Hurricane Sandy underscores a compelling reality: today’s power grid is wholly inadequate for today’s hyper-digitalized economy. With more than 8 million people without power for a matter of days, not hours, momentum is growing for technology solutions, as described on this blog by my colleague Bob Gohn.
Recent evidence corroborates the notion that more severe weather is now business-as-usual. According to the Center for Research on the Epidemiology of Disasters, 100 million to 200 million people were affected by weather-related disasters between 1980 and 2009, with economic losses ranging from $50 billion to $100 billion annually. The March, 2011 earthquake and tsunami in Japan was just one obvious example during 2011. (The Sendai 1 MW microgrid at Tohoku Fukushi University operated for 2 days in island mode while the surrounding region was without power.) Such natural disasters underscore the need for resilient infrastructure for vital electricity services.
The U.S. power grid was graded a lowly D+ by the American Council of Civil Engineers in 2009. Lawrence Berkeley National Laboratory (LBNL) statistics show that 80% to 90% of all grid failures begin at the distribution level of electricity service. The average outage duration in the United States is 120 minutes and climbing annually, while the rest of the industrialized world is less than 10 minutes and getting better.
It has become quite clear that the modern, digital economy requires a more advanced, robust, and responsive power grid framework than what we have today. While many features of the smart grid can help manage outages and allow power to be restored much quicker than in the past, the most provocative technology that has evolved to mitigate the whims of Mother Nature is the microgrid. Otherwise, potential on-site distributed energy resources (DER) solutions – rooftop solar photovoltaic systems, combined heat and power plants, batteries and other storage devices (including electric vehicles) – became stranded assets, going offline as the larger network of nuclear, coal, and natural gas plants also shuts down in the midst of a storm. Incorporating distributed resources within an islanding microgrid can provide emergency energy services even as the larger grid awaits repairs and restoration.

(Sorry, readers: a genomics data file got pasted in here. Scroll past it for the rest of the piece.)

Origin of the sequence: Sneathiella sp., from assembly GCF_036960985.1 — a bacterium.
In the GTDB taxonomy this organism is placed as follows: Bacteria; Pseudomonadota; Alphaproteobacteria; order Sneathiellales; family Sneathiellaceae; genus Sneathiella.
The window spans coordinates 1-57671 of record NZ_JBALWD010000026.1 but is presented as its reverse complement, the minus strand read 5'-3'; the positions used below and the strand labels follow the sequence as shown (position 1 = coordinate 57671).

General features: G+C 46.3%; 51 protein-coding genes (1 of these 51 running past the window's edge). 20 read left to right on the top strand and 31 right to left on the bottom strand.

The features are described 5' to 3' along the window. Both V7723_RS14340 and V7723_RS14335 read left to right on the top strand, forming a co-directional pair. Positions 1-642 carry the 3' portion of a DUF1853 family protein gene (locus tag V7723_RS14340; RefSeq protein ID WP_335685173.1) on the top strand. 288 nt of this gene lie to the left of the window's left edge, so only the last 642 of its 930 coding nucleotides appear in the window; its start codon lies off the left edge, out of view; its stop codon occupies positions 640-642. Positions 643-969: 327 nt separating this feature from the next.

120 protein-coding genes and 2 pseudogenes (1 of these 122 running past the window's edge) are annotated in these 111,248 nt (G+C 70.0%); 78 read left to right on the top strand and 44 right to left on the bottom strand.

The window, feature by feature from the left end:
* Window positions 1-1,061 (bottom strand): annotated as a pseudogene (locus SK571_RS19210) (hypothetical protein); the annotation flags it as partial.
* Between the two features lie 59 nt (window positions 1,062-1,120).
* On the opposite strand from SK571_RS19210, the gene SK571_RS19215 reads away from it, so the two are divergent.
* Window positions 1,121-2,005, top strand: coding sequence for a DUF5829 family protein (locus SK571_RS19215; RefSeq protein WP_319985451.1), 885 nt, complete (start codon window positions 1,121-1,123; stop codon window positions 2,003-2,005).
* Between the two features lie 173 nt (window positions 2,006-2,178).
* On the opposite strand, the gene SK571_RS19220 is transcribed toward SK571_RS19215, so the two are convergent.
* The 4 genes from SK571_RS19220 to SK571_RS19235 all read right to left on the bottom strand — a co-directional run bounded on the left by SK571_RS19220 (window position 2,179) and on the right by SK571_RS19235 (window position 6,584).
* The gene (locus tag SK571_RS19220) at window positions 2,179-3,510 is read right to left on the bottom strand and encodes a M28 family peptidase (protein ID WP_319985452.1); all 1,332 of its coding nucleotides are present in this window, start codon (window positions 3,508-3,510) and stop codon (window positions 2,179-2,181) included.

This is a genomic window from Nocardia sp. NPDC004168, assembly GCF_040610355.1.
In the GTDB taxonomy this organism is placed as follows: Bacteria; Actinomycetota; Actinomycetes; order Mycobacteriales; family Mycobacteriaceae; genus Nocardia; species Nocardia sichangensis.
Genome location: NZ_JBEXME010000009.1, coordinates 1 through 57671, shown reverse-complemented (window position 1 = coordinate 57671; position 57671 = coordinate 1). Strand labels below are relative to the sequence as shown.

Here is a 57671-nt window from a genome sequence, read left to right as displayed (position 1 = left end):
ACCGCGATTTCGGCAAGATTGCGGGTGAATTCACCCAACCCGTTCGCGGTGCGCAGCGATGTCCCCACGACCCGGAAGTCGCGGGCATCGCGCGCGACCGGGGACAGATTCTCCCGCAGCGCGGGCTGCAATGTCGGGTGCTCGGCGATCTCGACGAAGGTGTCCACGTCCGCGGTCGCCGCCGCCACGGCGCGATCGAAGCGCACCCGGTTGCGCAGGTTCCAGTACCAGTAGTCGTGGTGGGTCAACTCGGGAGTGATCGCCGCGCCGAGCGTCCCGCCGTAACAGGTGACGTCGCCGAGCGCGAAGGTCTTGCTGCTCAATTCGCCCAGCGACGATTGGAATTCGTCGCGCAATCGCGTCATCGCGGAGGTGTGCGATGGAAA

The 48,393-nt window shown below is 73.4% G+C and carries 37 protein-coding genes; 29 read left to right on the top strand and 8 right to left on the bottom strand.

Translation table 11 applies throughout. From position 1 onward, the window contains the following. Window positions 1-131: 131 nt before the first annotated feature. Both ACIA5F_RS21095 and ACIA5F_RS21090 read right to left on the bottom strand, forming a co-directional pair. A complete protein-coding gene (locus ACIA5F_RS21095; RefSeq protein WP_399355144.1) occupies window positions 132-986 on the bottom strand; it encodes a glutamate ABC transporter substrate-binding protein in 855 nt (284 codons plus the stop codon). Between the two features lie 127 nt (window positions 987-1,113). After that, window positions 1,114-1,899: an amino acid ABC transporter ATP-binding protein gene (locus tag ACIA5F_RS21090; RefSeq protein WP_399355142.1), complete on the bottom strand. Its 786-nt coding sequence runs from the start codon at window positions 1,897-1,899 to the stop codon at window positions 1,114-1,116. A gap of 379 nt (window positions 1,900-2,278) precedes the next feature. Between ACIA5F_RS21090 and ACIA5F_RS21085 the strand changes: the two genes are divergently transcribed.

The increasing frequency of severe weather is prompting utilities to reconsider their historic opposition to customer-owned microgrids that can disconnect from the larger grid and island, allowing critical mission functions to stay up and running.
Microgrid Capacity by Region, 4Q 2012
(Source: Pike Research)
Pike Research has now completed the Q4 update to its Microgrid Deployment Tracker. All told, Pike Research has identified a total of 3.2 GW of total microgrid capacity throughout the world, up from 2.6 GW in the previous update in 2Q 2012. As a region, North America is still the world’s leading market for microgrids, with overall planned, proposed, under-development, and operating capacity totaling 2,088 MW. The microgrid solution to power outages extends to other regions of the world, including India and other regions where power grids are extremely weak, whether the weather is good or bad.
Tags: Climate Change, Distributed Energy, Microgrids, Policy & Regulation, Smart Energy Practice
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